Epidemiology

In Australia, cough is one of the most common reasons for presenting for a medical consultation.9,10 Epidemiological studies identify a 5%–10% prevalence of chronic cough in both adults and children.9 Chronic cough has a negative impact on quality of life in adults11,12 and in parents of children with chronic cough.9 In adults, it may be associated with significant psychosocial disturbance, including anxiety and depression.13

Diagnosis and assessment

The initial assessment for protracted or chronic cough is intended to characterise the condition based on history, to elicit any alarm symptoms or findings that may indicate a serious underlying disease (Box 3), and to identify whether there is a specific disease present that is associated with chronic cough (in which case it is termed “specific cough”).

Specific cough

Specific cough refers to a cough that occurs with a condition known to be associated with or cause chronic cough. Identification of the many different conditions that are associated with chronic cough forms the basis of specific treatment and further investigation. These conditions can be identified by a probability-based diagnostic approach (Box 4), by consideration of important conditions not to be missed (Box 5), and by reviewing cough pointers (eg, quality of cough, such as “brassy” cough, suggesting tracheomalacia; coexisting wheeze, suggesting asthma).14 Methods for systematic and objective cough assessment are also available, but at present they are mainly used in research settings or specialised cough clinics.15

The GRADE system

The Grading of Recommendations Assessment, Development and Evaluation (GRADE) system for classifying recommendations made in guidelines2 was developed by a multinational group of experts in research methods and evidence-based medicine. Based on an assessment of the strength of evidence, and possible adverse effects and costs of using the therapy, the CICADA panel used the GRADE system to determine the strength of cough treatment recommendations as strong, weak, or “no specific recommendation” (Box 1).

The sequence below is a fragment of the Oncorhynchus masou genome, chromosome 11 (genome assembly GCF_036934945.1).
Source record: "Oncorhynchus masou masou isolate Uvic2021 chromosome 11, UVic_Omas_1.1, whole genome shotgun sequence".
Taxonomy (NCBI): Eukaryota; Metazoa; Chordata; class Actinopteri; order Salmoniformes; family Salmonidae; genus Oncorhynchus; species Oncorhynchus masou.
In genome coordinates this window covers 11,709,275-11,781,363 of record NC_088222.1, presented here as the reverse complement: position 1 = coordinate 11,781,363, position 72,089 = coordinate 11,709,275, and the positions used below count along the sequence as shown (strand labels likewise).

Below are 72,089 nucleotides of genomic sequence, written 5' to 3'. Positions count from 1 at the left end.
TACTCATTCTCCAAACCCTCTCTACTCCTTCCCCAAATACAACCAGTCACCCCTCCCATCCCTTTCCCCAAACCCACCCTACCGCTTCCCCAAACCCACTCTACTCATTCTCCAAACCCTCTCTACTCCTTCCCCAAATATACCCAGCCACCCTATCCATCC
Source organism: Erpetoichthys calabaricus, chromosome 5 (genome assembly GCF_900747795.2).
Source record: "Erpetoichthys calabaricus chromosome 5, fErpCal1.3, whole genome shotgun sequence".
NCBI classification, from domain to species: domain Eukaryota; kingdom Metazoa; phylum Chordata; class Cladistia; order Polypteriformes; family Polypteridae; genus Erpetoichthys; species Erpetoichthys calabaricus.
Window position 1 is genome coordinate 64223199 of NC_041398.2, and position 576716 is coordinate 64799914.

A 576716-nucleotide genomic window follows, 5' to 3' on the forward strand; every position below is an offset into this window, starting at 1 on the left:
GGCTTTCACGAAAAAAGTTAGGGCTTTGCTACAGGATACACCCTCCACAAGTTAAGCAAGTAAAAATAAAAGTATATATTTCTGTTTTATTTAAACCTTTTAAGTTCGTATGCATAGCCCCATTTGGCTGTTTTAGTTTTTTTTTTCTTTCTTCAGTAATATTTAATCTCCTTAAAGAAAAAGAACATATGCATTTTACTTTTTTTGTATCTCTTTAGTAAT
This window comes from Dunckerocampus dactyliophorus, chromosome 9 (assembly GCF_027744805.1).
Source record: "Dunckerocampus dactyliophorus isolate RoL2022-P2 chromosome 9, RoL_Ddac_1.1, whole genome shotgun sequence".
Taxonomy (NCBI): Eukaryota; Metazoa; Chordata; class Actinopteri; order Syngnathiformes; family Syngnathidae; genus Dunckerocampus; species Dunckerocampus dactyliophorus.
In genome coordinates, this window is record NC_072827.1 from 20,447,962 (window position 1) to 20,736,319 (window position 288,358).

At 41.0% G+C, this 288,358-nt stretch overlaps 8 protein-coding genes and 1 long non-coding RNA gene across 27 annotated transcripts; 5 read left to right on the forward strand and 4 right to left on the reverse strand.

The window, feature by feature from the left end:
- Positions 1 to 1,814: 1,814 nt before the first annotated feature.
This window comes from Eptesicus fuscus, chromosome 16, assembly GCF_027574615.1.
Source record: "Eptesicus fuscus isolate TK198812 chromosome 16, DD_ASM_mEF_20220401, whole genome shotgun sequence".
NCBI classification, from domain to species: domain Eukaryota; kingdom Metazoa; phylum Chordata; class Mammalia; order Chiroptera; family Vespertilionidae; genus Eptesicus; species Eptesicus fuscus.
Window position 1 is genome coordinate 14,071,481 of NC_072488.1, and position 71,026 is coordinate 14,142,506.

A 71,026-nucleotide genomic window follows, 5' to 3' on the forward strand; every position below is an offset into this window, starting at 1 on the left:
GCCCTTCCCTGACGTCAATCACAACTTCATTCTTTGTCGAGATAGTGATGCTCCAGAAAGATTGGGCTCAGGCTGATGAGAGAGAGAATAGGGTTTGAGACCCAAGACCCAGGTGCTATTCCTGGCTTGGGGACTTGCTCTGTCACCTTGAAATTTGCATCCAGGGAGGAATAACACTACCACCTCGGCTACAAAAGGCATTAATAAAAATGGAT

Management (Box 6)

Management of protracted or chronic cough involves addressing the common issues of environmental exposures and patient or parental concerns, then instituting specific therapy. Management practices for infants and school-age children are differentiated from those for adults when considered appropriate. Although there are similarities between the two, there are also substantial differences.16

Environmental exposures. Tobacco smoke exposure, both active and environmental, is a significant trigger for cough. Cessation of parental smoking can successfully reduce cough in children (GRADE: strong).17 Other potentially relevant exposures include certain forms of home heating, respiratory irritants (such as particulates) and proximity to a high level of road traffic. In ADULTS, the use of angiotensin-converting enzyme (ACE) inhibitors may be associated with persistent cough.18 Management consists of evaluation of the risks and benefits of ACE inhibitor therapy and cessation or initiation of alternative therapy, as appropriate.